The petition prayed: that all of the writings in the form of deeds, copies of which are attached to the petition, be set aside and canceled; that an accounting be had between petitioner individually and in her official capacity as surviving executrix of the Estate of Boykin Harrison as against Alton W. Harrison individually and as against the Ben F. Harrison Estate in the hands of the defendants Alton W. Harrison and Alma Wright Harrison, as executors of the will of Ben F. Harrison, with respect to the one-half interest given to the said Ben F. Harrison by the Boykin Harrison will at least to the extent of the interest of Alton W. Harrison therein; for the appointment of a receiver; that the defendant Alton W. Harrison be restrained and enjoined from selling or disposing of any of the lands and properties described or any interest therein; for process; and for general relief.

To the petition as amended the defendants interposed their general demurrers, which were overruled by the trial court, and to this judgment the defendants except.

The petitioner demurred specially to the allegations contained in paragraph 18 of the defendant's answer, that "She (petitioner) executed each of said deeds, at least in her individual capacity," upon the grounds that the petition shows on its face and the defendants' answer admits that the deeds shown in Exhibits "G", "H", "I", "J", "K", "L", "M", "N", and "O" were from the "Estate of Boykin Harrison," and were signed by petitioner as "Executor of said Estate," and the deed shown in Exhibit "R" is identified as "Executor's Deed" and was executed by Mrs. Annie Mae Harrison "as surviving Executor of the last will and testament of Boykin Harrison." By the allegations set out above and contained in paragraph 18 of the defendants' answer, defendants seek to allege that said deeds were signed by petitioner "In her individual capacity," and the same is a conclusion of the pleader, and not only not supported by the facts alleged but are inconsistent therewith and should be stricken; said allegations constitute an effort to vary the terms of written deeds attached as exhibits to the petition so as to change the grantor as shown therein from the "Estate of Boykin Harrison" to petitioner as an individual; and said allegations are merely conclusions of the pleader at variance with the express terms and provisions of the deeds referred to. To the judgment sustaining this demurrer the defendants also except.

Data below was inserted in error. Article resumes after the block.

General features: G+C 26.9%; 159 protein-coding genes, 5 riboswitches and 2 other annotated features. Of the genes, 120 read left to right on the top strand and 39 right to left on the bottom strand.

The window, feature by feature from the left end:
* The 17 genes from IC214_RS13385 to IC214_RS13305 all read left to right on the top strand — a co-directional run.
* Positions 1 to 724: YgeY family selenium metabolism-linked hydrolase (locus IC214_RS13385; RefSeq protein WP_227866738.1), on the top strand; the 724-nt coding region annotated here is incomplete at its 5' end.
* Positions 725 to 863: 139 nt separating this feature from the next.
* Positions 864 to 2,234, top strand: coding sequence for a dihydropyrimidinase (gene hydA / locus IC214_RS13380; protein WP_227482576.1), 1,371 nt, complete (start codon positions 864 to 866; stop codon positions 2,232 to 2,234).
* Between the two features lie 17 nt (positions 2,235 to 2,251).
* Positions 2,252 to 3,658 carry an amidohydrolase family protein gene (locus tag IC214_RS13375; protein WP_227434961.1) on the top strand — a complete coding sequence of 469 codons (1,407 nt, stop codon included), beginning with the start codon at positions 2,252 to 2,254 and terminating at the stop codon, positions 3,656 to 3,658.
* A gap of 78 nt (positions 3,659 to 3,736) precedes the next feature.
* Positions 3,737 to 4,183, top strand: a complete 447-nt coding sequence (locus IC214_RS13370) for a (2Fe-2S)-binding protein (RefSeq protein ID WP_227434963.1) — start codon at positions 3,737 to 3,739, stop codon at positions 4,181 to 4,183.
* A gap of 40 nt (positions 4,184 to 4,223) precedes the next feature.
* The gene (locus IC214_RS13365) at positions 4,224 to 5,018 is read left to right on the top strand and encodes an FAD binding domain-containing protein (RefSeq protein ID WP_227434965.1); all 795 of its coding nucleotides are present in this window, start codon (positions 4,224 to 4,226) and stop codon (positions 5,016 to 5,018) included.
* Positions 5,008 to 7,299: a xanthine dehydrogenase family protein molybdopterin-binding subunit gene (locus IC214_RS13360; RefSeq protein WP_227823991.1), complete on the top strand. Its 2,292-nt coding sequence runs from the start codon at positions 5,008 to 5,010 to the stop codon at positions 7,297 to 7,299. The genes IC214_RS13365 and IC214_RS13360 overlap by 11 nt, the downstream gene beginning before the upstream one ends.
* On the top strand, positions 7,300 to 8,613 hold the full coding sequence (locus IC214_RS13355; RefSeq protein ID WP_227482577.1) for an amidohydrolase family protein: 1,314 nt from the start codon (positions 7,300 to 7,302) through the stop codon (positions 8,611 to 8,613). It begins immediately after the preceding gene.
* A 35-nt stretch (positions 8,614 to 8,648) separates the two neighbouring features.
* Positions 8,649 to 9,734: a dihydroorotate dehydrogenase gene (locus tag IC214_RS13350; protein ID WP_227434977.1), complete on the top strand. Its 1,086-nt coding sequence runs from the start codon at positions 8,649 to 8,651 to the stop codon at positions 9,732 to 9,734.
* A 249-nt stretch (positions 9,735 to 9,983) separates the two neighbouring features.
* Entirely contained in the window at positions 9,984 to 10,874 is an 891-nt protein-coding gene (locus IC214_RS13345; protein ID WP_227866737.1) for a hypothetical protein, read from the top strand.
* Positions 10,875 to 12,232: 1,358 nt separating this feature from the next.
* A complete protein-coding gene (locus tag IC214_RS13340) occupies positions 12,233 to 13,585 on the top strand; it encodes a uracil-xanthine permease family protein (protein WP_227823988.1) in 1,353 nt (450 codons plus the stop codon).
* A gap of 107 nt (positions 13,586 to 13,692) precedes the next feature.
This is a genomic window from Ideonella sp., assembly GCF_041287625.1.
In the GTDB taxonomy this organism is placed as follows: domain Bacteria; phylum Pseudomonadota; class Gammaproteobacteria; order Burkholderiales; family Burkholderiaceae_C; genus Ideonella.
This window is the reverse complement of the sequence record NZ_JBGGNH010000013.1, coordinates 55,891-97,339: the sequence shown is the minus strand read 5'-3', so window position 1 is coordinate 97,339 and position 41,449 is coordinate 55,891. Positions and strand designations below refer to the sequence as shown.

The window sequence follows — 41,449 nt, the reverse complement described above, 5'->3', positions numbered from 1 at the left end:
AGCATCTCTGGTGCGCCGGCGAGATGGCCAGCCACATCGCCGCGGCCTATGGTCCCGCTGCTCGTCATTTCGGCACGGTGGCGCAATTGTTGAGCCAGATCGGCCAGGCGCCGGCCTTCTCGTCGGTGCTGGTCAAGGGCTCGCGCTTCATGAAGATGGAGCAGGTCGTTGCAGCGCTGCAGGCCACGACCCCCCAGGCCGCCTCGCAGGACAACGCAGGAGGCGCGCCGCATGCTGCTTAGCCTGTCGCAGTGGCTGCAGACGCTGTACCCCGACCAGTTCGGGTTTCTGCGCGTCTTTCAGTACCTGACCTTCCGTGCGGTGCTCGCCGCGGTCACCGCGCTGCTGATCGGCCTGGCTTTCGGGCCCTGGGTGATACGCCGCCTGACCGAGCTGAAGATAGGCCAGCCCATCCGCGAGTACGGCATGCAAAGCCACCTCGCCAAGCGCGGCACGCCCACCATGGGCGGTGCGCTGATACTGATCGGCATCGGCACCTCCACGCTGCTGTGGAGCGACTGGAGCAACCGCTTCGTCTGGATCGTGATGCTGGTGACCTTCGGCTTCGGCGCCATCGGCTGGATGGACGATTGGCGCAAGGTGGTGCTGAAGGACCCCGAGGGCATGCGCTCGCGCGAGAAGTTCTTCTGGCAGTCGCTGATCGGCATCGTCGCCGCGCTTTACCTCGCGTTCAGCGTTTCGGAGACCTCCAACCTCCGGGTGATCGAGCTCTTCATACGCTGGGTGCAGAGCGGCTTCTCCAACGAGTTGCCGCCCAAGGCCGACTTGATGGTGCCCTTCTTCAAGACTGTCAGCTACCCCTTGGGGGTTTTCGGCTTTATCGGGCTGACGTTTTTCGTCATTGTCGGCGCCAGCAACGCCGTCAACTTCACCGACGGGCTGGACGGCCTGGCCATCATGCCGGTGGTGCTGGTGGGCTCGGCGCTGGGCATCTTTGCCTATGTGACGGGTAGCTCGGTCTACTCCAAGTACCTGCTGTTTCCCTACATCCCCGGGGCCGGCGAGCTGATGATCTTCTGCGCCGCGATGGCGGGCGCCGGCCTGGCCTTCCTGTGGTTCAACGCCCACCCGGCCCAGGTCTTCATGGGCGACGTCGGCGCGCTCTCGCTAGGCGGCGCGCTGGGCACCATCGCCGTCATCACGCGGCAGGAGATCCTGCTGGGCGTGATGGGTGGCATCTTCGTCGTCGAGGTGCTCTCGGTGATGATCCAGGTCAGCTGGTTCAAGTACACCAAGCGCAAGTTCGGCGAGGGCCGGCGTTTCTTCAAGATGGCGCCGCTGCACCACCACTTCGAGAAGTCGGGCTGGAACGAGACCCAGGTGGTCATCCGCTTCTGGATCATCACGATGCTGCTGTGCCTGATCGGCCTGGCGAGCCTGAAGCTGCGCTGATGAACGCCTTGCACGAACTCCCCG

Summaries of

Harrison v. Harrison

Supreme Court of Georgia
Sep 5, 1958
105 S.E.2d 214 (Ga. 1958)

finding that confidential relationship exists between principal and agent

Summary of this case from Garland v. Advanced Medical Fund, L.P.

In Harrison v. Harrison, 214 Ga. 393, 105 S.E.2d 214 (1958), the plaintiff, a widow and an executrix of her husband's estate, sued the defendant for defrauding both the estate and the plaintiff herself.

Summary of this case from Alimenta (U.S.A.), Inc. v. Stauffer
Case details for

Harrison v. Harrison

Case Details

Full title:HARRISON et al. v. HARRISON et al

Court:Supreme Court of Georgia

Date published: Sep 5, 1958


105 S.E.2d 214 (Ga. 1958)
105 S.E.2d 214